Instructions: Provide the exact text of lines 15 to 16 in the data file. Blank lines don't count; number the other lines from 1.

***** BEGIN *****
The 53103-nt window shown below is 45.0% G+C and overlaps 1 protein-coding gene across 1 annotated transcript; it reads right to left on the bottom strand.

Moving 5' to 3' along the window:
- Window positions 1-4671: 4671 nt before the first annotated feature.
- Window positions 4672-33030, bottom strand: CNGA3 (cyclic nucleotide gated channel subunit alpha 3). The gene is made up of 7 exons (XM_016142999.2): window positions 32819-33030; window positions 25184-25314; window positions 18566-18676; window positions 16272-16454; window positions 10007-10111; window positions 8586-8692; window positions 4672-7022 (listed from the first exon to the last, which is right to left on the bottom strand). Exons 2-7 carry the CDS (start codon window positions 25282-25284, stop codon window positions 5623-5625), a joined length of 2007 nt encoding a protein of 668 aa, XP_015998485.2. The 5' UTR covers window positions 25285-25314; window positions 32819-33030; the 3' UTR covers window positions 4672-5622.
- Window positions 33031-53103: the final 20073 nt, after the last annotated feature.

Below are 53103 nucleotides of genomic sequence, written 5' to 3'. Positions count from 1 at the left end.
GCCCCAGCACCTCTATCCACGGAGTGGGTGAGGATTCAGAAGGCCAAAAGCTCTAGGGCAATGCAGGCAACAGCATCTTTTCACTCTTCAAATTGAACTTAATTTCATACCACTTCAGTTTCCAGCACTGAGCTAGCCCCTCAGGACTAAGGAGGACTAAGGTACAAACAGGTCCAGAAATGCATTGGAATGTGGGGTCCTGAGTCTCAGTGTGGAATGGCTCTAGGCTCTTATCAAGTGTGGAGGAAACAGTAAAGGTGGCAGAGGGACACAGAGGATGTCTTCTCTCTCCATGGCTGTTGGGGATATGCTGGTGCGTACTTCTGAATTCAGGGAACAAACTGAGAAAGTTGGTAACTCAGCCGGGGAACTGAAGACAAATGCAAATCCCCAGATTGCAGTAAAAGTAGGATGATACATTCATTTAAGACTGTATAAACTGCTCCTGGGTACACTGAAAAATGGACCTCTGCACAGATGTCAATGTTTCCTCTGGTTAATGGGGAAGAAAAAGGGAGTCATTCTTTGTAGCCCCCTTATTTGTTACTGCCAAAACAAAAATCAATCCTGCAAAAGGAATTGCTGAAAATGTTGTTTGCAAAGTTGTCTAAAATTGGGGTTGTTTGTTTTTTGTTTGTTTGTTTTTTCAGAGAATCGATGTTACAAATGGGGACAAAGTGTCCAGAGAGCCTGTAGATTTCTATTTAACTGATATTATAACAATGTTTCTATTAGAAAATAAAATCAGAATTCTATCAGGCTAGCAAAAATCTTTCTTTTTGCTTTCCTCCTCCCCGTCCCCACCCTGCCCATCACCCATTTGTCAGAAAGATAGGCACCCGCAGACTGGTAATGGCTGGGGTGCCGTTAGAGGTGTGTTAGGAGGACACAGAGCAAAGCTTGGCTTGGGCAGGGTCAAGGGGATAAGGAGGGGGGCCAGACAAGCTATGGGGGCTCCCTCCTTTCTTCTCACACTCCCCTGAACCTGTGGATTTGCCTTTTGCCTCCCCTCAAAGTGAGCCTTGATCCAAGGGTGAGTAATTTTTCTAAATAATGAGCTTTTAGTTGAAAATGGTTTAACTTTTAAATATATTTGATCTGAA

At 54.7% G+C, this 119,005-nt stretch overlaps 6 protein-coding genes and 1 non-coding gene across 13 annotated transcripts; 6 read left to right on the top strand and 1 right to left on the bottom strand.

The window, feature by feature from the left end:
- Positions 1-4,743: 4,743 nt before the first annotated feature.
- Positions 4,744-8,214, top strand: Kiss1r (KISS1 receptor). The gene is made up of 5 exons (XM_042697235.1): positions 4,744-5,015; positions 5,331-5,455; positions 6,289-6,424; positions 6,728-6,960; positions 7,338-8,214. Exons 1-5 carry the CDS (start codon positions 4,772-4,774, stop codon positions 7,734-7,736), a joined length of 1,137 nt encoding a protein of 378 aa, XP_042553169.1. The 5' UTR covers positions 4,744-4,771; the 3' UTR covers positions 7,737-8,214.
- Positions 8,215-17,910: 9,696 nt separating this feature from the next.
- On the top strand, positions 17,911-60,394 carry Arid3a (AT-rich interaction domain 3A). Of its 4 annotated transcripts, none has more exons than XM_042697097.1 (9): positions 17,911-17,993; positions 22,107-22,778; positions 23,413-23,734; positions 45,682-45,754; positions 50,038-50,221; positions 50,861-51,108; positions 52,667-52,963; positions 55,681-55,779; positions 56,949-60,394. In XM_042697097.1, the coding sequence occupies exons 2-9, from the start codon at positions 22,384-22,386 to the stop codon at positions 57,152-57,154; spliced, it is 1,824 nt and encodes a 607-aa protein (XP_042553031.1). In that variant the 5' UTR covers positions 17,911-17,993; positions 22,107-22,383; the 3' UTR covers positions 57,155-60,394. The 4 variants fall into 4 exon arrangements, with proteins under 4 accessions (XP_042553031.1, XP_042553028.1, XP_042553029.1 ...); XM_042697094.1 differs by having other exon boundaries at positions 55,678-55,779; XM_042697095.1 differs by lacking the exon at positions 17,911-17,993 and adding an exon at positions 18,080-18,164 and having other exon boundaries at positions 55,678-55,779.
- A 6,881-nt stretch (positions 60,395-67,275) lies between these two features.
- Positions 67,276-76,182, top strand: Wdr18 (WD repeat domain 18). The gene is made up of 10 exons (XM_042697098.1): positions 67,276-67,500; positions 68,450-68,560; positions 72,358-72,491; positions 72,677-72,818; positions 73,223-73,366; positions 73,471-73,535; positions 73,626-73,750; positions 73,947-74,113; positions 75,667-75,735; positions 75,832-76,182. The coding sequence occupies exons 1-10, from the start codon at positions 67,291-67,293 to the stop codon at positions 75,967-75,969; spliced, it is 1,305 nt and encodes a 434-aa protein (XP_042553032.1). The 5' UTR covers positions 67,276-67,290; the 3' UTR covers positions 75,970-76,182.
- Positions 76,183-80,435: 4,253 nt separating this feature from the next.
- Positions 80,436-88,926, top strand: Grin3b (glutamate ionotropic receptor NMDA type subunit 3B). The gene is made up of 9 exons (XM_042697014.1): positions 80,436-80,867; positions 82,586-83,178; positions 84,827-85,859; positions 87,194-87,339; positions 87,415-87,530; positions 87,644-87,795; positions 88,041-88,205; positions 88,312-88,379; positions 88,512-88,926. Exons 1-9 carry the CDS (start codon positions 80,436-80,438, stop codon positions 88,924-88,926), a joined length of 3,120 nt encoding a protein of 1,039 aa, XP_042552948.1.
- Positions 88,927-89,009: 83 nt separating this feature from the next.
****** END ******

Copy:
- Positions 67,276-76,182, top strand: Wdr18 (WD repeat domain 18). The gene is made up of 10 exons (XM_042697098.1): positions 67,276-67,500; positions 68,450-68,560; positions 72,358-72,491; positions 72,677-72,818; positions 73,223-73,366; positions 73,471-73,535; positions 73,626-73,750; positions 73,947-74,113; positions 75,667-75,735; positions 75,832-76,182. The coding sequence occupies exons 1-10, from the start codon at positions 67,291-67,293 to the stop codon at positions 75,967-75,969; spliced, it is 1,305 nt and encodes a 434-aa protein (XP_042553032.1). The 5' UTR covers positions 67,276-67,290; the 3' UTR covers positions 75,970-76,182.
- Positions 76,183-80,435: 4,253 nt separating this feature from the next.